There is a kind of person who, if in the course of love-making he were to hear his love playfully whisper, "O Romeo, Romeo! Wherefore art thou, Romeo?" would stop everything, bolt upright, and point out to this lady that "wherefore" does not mean "where" but "why." Accordingly, he would would explain, it makes no sense to ask "wherefore" out of context, since Juliet was asking Romeo why he had to be a Montague. (The feuding families, you see.) Finally, as his love would be walking out the door in a daze, he would show her that misquotation led to her error. She would never have made such a mistake had she remembered that in the text of the play there is no comma after "thou."
This same kind of person often reviews books or writes letter to editors. As letter-writer he will note that while he agrees with every point and argument made in this or that article, he nevertheless was either "dismayed" or "outraged" to see that the author had attributed the phrase "Go west, young man" to Horace Greeley, whereas ("of course") the phrase had been coined by John Soule in the Terre Haute Express ("1851")
As a reviewer he will complain that he was enthralled with John Keats's "On First Looking Into Chapman's Homer" until he came to the line in which Keats mistook Cortez for Balboa (or, as subsequent research suggests, Antonio d'Abreu). After that, the poem was ruined for him.
For just such a person was conceived "The Dictionary of Misinformation." This remarkable book is the work of Tom Burnam, who, from his lively tone and writing style, does not at all seem the kind of fellow for whom he labored. Yet Burnam has provided a feast for the mind bent on accuracy at all cost. If, for example, you believe that in the most famous sea battle of the Civil War, the Monitor fought the Merrimac, prepare for a shock.
I confess I was in for more shocks than most people when I first came across Burnam's dictionary, because I make more errors of fact than most people. I don't know if I ever deeply believed that porcupines shoot their quills, but I certainly enjoyed picturing the event. I was dead sure that the word "posh" was an acronym for "Post Outward - Starboard Home" until I read otherwise. I was equally sure that a parson's table was so called because it looks spare and simple, not because it was developed by the Parsons School of Design.
The book is full of such riches, which I would display here were not the exercise one that would begin in astonishment and end in depression. Instead, let me repeat that Burnam's dictionary represents a fascinating feat, and at the same time urge you to burn the first copy you see.
The danger in works like the "Dictionary of Misinformation," or the impulses that go into them, is not that they encourage nitpicking, but that they discourage happy error. Bad enough to break stride in the heat of passion to point out the difference between "why" and "wherefore." Worse to have no lover or high school humorist ever again recite the "O Romeo" line without placing it in the proper context. Misinformation - and I do not say this solely for self-protection - has great value. A world without it would be as prosaic as the real last words of Nathan Hale.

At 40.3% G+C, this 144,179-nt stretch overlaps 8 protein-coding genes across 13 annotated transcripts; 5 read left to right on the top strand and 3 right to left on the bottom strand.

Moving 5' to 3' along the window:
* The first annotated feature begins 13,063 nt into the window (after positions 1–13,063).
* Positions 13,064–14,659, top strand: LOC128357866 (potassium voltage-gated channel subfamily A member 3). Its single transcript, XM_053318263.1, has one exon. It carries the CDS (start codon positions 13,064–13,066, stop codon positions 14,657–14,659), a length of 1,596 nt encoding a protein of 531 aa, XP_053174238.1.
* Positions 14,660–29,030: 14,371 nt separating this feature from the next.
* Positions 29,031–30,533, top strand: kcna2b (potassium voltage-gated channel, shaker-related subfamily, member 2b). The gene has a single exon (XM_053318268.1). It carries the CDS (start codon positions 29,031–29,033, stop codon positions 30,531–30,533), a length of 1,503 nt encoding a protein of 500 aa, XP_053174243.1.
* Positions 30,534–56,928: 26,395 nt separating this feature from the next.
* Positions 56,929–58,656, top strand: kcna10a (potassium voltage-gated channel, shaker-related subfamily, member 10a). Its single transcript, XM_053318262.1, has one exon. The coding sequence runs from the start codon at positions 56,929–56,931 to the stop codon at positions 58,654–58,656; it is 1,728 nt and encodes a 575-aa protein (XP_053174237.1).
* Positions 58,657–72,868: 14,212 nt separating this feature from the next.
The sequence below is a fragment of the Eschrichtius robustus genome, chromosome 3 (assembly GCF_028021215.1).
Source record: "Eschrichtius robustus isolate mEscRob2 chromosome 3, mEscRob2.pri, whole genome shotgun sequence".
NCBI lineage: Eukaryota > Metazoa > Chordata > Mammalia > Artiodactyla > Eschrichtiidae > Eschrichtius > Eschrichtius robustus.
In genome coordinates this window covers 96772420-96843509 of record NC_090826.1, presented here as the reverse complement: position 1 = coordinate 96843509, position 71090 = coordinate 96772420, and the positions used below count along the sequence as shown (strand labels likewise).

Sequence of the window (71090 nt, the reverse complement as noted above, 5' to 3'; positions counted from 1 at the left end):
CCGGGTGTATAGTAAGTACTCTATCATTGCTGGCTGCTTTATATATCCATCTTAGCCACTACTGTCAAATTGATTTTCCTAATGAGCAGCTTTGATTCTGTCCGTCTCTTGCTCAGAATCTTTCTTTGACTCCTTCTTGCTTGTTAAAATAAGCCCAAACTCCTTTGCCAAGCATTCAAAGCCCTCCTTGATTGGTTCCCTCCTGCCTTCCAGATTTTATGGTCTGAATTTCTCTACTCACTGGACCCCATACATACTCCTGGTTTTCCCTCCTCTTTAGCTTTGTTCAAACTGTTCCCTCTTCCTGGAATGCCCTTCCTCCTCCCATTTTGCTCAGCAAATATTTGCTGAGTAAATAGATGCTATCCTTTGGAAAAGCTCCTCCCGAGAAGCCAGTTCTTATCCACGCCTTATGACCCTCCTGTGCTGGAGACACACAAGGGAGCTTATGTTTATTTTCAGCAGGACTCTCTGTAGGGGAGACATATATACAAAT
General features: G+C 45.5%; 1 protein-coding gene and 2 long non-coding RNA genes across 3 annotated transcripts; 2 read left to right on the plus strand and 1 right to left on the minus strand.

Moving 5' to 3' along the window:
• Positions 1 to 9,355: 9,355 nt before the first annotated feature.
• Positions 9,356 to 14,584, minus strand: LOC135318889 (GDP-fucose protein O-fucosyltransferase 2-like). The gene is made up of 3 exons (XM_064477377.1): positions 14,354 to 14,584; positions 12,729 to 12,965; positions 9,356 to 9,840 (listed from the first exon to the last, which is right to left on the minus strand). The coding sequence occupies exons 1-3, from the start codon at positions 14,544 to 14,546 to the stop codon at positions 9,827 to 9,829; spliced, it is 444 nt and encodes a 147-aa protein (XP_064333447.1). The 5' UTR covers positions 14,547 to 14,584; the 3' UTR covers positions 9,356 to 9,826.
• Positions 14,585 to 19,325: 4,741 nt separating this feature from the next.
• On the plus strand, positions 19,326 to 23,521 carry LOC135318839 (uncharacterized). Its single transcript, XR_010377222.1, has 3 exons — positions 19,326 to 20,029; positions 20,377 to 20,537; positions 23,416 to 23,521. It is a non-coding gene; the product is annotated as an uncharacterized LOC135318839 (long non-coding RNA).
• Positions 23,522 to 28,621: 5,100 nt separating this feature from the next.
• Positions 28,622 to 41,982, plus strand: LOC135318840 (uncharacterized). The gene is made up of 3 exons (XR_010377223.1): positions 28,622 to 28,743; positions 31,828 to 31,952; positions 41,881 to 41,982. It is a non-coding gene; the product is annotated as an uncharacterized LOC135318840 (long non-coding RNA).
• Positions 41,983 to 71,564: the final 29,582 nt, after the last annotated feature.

What would life be like if everyone knew that Panama hats come from Ecuador, that french fries come from Belgium, that Garbo never said, "I want to be alone"?
How would big children impress little children if it were common knowledge that Hitler's real name was not Schicklgruber, that Marie Antoinette did not say, "Let them eat cake"?
Eventually Marie Antoinette's name would disappear from popular discourse because we would have nothing else to attach it to. Ditto for Louis XIV who did not say, "L'etat, c'est moi"; for Barbara Fritchie; for Mrs. O'Leary and cow. In short, not only would our language lose lustre, without misinformation; it would also lose some of its oldest friends.
Finally, consider the friends themselves. Think of the oppossum to whose name is inaccurately owed a unique species of cleverness. Were the possum to be removed from discourse merely on the grounds that it does not play dead when cornered, the animal's self-esteem would be reduced to zero. Moreover, the removal of its name would also remove a human activity that is conveyed by no other expression (there is no humor, no wiliness, in "playing dead"). If the world could no longer play possum because the possum can't, both it and the possum would be sadder, and no wiser.
"The Dictionary of Misinformation" cities the expression "Drop the gun, Louis" as an example of gross misinformation because Humphrey Bogart did not actually say that in "Casablanca," but said "Not so fast, Louis," instead. Yet the best example of the practical value of misinformation also occurs in "Casablanca," when Bogart is asked why he came to the city in the first place. He says he came for the waters, and his interrogator asks: "What waters? We're in the desert."
"I was misinformed," says Bogart. Here's looking at you, babe (kid?).